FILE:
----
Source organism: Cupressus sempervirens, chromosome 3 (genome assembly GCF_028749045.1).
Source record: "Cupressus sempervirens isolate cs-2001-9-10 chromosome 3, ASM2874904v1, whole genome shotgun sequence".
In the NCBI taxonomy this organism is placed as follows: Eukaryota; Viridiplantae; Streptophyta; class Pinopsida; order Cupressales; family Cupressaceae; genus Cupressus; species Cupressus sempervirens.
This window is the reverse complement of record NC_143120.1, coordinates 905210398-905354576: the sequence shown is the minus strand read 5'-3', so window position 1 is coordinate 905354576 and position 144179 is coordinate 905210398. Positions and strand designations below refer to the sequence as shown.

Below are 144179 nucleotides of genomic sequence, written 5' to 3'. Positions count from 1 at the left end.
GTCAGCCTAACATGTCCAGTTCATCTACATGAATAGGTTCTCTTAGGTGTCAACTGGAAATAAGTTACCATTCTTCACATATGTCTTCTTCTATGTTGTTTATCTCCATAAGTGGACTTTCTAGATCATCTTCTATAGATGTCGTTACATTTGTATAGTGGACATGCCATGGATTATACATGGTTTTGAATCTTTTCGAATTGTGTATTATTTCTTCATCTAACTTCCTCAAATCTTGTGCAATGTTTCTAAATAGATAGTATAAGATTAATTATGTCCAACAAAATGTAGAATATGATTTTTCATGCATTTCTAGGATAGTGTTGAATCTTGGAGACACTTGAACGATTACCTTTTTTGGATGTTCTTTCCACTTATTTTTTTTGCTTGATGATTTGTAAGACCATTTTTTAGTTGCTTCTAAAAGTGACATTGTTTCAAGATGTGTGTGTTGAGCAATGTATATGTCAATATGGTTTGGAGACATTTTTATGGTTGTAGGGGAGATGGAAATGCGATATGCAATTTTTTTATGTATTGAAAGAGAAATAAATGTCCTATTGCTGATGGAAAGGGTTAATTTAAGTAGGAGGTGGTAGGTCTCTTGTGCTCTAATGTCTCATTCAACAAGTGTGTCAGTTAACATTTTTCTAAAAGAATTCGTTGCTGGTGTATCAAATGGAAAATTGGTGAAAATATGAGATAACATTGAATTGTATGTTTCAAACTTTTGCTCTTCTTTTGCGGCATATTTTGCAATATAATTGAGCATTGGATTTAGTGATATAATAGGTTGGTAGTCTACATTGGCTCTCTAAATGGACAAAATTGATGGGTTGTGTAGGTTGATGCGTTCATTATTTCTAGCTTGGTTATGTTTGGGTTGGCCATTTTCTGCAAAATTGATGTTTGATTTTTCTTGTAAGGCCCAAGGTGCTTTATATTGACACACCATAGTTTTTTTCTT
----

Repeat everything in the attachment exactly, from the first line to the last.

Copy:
Source organism: Cupressus sempervirens, chromosome 3 (genome assembly GCF_028749045.1).
Source record: "Cupressus sempervirens isolate cs-2001-9-10 chromosome 3, ASM2874904v1, whole genome shotgun sequence".
In the NCBI taxonomy this organism is placed as follows: Eukaryota; Viridiplantae; Streptophyta; class Pinopsida; order Cupressales; family Cupressaceae; genus Cupressus; species Cupressus sempervirens.
This window is the reverse complement of record NC_143120.1, coordinates 905210398-905354576: the sequence shown is the minus strand read 5'-3', so window position 1 is coordinate 905354576 and position 144179 is coordinate 905210398. Positions and strand designations below refer to the sequence as shown.

Below are 144179 nucleotides of genomic sequence, written 5' to 3'. Positions count from 1 at the left end.
GTCAGCCTAACATGTCCAGTTCATCTACATGAATAGGTTCTCTTAGGTGTCAACTGGAAATAAGTTACCATTCTTCACATATGTCTTCTTCTATGTTGTTTATCTCCATAAGTGGACTTTCTAGATCATCTTCTATAGATGTCGTTACATTTGTATAGTGGACATGCCATGGATTATACATGGTTTTGAATCTTTTCGAATTGTGTATTATTTCTTCATCTAACTTCCTCAAATCTTGTGCAATGTTTCTAAATAGATAGTATAAGATTAATTATGTCCAACAAAATGTAGAATATGATTTTTCATGCATTTCTAGGATAGTGTTGAATCTTGGAGACACTTGAACGATTACCTTTTTTGGATGTTCTTTCCACTTATTTTTTTTGCTTGATGATTTGTAAGACCATTTTTTAGTTGCTTCTAAAAGTGACATTGTTTCAAGATGTGTGTGTTGAGCAATGTATATGTCAATATGGTTTGGAGACATTTTTATGGTTGTAGGGGAGATGGAAATGCGATATGCAATTTTTTTATGTATTGAAAGAGAAATAAATGTCCTATTGCTGATGGAAAGGGTTAATTTAAGTAGGAGGTGGTAGGTCTCTTGTGCTCTAATGTCTCATTCAACAAGTGTGTCAGTTAACATTTTTCTAAAAGAATTCGTTGCTGGTGTATCAAATGGAAAATTGGTGAAAATATGAGATAACATTGAATTGTATGTTTCAAACTTTTGCTCTTCTTTTGCGGCATATTTTGCAATATAATTGAGCATTGGATTTAGTGATATAATAGGTTGGTAGTCTACATTGGCTCTCTAAATGGACAAAATTGATGGGTTGTGTAGGTTGATGCGTTCATTATTTCTAGCTTGGTTATGTTTGGGTTGGCCATTTTCTGCAAAATTGATGTTTGATTTTTCTTGTAAGGCCCAAGGTGCTTTATATTGACACACCATAGTTTTTTTCTT